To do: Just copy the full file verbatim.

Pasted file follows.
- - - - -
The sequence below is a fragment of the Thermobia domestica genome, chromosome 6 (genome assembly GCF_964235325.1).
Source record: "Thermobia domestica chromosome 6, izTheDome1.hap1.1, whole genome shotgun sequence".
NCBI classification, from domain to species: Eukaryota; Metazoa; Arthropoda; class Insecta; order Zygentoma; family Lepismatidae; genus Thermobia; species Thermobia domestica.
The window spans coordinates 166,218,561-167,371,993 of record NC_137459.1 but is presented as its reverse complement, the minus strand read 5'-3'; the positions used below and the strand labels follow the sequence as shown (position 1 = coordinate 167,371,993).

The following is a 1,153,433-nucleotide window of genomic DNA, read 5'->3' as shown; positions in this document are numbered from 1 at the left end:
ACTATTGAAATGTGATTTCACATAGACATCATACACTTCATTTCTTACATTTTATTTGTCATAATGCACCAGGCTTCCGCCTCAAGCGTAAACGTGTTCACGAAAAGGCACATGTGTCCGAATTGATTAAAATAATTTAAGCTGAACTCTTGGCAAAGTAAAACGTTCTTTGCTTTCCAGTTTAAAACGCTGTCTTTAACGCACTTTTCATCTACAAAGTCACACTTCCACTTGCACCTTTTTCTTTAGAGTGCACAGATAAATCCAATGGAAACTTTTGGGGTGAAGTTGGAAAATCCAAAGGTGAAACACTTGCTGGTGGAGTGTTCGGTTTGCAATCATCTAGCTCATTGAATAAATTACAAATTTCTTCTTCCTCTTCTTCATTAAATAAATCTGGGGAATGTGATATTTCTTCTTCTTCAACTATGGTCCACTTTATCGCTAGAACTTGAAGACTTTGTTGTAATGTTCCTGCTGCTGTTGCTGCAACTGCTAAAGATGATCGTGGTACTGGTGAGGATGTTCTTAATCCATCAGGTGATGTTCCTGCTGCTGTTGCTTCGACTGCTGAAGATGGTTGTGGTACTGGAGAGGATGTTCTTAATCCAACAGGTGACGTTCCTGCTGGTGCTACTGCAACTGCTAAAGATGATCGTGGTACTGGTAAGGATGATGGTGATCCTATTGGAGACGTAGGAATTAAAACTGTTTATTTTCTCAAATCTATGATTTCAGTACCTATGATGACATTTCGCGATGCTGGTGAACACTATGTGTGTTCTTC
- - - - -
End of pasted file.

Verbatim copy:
The sequence below is a fragment of the Thermobia domestica genome, chromosome 6 (genome assembly GCF_964235325.1).
Source record: "Thermobia domestica chromosome 6, izTheDome1.hap1.1, whole genome shotgun sequence".
NCBI classification, from domain to species: Eukaryota; Metazoa; Arthropoda; class Insecta; order Zygentoma; family Lepismatidae; genus Thermobia; species Thermobia domestica.
The window spans coordinates 166,218,561-167,371,993 of record NC_137459.1 but is presented as its reverse complement, the minus strand read 5'-3'; the positions used below and the strand labels follow the sequence as shown (position 1 = coordinate 167,371,993).

The following is a 1,153,433-nucleotide window of genomic DNA, read 5'->3' as shown; positions in this document are numbered from 1 at the left end:
ACTATTGAAATGTGATTTCACATAGACATCATACACTTCATTTCTTACATTTTATTTGTCATAATGCACCAGGCTTCCGCCTCAAGCGTAAACGTGTTCACGAAAAGGCACATGTGTCCGAATTGATTAAAATAATTTAAGCTGAACTCTTGGCAAAGTAAAACGTTCTTTGCTTTCCAGTTTAAAACGCTGTCTTTAACGCACTTTTCATCTACAAAGTCACACTTCCACTTGCACCTTTTTCTTTAGAGTGCACAGATAAATCCAATGGAAACTTTTGGGGTGAAGTTGGAAAATCCAAAGGTGAAACACTTGCTGGTGGAGTGTTCGGTTTGCAATCATCTAGCTCATTGAATAAATTACAAATTTCTTCTTCCTCTTCTTCATTAAATAAATCTGGGGAATGTGATATTTCTTCTTCTTCAACTATGGTCCACTTTATCGCTAGAACTTGAAGACTTTGTTGTAATGTTCCTGCTGCTGTTGCTGCAACTGCTAAAGATGATCGTGGTACTGGTGAGGATGTTCTTAATCCATCAGGTGATGTTCCTGCTGCTGTTGCTTCGACTGCTGAAGATGGTTGTGGTACTGGAGAGGATGTTCTTAATCCAACAGGTGACGTTCCTGCTGGTGCTACTGCAACTGCTAAAGATGATCGTGGTACTGGTAAGGATGATGGTGATCCTATTGGAGACGTAGGAATTAAAACTGTTTATTTTCTCAAATCTATGATTTCAGTACCTATGATGACATTTCGCGATGCTGGTGAACACTATGTGTGTTCTTC